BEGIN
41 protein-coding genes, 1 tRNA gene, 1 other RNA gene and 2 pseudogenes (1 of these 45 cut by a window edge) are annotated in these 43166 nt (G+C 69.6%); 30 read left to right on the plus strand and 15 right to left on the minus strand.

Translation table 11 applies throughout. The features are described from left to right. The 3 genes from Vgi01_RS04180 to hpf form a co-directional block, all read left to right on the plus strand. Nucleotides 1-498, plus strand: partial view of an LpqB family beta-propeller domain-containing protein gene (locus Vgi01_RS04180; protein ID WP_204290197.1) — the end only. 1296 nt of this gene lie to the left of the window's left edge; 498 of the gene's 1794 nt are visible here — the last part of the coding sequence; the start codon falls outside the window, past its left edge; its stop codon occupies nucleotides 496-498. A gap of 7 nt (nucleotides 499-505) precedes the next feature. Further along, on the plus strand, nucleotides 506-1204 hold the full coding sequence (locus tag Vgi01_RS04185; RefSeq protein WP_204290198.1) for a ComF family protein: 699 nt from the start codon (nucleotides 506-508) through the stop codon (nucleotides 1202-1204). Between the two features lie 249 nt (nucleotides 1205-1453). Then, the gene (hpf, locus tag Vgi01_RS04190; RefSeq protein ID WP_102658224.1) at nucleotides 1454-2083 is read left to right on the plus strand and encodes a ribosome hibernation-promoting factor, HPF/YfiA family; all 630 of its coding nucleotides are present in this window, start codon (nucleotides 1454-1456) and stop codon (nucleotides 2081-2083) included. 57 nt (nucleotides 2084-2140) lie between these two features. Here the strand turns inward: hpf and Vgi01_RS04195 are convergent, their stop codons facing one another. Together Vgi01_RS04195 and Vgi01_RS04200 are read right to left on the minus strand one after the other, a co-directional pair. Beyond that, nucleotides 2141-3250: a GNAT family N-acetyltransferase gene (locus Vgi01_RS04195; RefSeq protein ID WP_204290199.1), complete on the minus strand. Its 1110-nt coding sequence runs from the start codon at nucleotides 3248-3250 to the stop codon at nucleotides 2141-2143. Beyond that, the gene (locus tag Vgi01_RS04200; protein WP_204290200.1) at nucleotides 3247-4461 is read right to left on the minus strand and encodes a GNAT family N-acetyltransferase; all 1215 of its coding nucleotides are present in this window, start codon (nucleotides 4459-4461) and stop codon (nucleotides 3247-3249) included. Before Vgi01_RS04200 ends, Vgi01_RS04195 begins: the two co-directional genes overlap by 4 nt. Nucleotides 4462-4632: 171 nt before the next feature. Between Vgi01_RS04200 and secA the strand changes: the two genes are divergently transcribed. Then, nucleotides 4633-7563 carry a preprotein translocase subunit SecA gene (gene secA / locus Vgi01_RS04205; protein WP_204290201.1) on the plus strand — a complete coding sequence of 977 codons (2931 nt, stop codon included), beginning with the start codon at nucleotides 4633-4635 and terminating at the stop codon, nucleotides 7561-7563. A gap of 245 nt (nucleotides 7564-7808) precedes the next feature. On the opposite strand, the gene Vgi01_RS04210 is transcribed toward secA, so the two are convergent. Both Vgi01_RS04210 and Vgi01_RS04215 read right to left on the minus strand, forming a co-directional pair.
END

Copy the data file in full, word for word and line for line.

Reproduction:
41 protein-coding genes, 1 tRNA gene, 1 other RNA gene and 2 pseudogenes (1 of these 45 cut by a window edge) are annotated in these 43166 nt (G+C 69.6%); 30 read left to right on the plus strand and 15 right to left on the minus strand.

Translation table 11 applies throughout. The features are described from left to right. The 3 genes from Vgi01_RS04180 to hpf form a co-directional block, all read left to right on the plus strand. Nucleotides 1-498, plus strand: partial view of an LpqB family beta-propeller domain-containing protein gene (locus Vgi01_RS04180; protein ID WP_204290197.1) — the end only. 1296 nt of this gene lie to the left of the window's left edge; 498 of the gene's 1794 nt are visible here — the last part of the coding sequence; the start codon falls outside the window, past its left edge; its stop codon occupies nucleotides 496-498. A gap of 7 nt (nucleotides 499-505) precedes the next feature. Further along, on the plus strand, nucleotides 506-1204 hold the full coding sequence (locus tag Vgi01_RS04185; RefSeq protein WP_204290198.1) for a ComF family protein: 699 nt from the start codon (nucleotides 506-508) through the stop codon (nucleotides 1202-1204). Between the two features lie 249 nt (nucleotides 1205-1453). Then, the gene (hpf, locus tag Vgi01_RS04190; RefSeq protein ID WP_102658224.1) at nucleotides 1454-2083 is read left to right on the plus strand and encodes a ribosome hibernation-promoting factor, HPF/YfiA family; all 630 of its coding nucleotides are present in this window, start codon (nucleotides 1454-1456) and stop codon (nucleotides 2081-2083) included. 57 nt (nucleotides 2084-2140) lie between these two features. Here the strand turns inward: hpf and Vgi01_RS04195 are convergent, their stop codons facing one another. Together Vgi01_RS04195 and Vgi01_RS04200 are read right to left on the minus strand one after the other, a co-directional pair. Beyond that, nucleotides 2141-3250: a GNAT family N-acetyltransferase gene (locus Vgi01_RS04195; RefSeq protein ID WP_204290199.1), complete on the minus strand. Its 1110-nt coding sequence runs from the start codon at nucleotides 3248-3250 to the stop codon at nucleotides 2141-2143. Beyond that, the gene (locus tag Vgi01_RS04200; protein WP_204290200.1) at nucleotides 3247-4461 is read right to left on the minus strand and encodes a GNAT family N-acetyltransferase; all 1215 of its coding nucleotides are present in this window, start codon (nucleotides 4459-4461) and stop codon (nucleotides 3247-3249) included. Before Vgi01_RS04200 ends, Vgi01_RS04195 begins: the two co-directional genes overlap by 4 nt. Nucleotides 4462-4632: 171 nt before the next feature. Between Vgi01_RS04200 and secA the strand changes: the two genes are divergently transcribed. Then, nucleotides 4633-7563 carry a preprotein translocase subunit SecA gene (gene secA / locus Vgi01_RS04205; protein WP_204290201.1) on the plus strand — a complete coding sequence of 977 codons (2931 nt, stop codon included), beginning with the start codon at nucleotides 4633-4635 and terminating at the stop codon, nucleotides 7561-7563. A gap of 245 nt (nucleotides 7564-7808) precedes the next feature. On the opposite strand, the gene Vgi01_RS04210 is transcribed toward secA, so the two are convergent. Both Vgi01_RS04210 and Vgi01_RS04215 read right to left on the minus strand, forming a co-directional pair.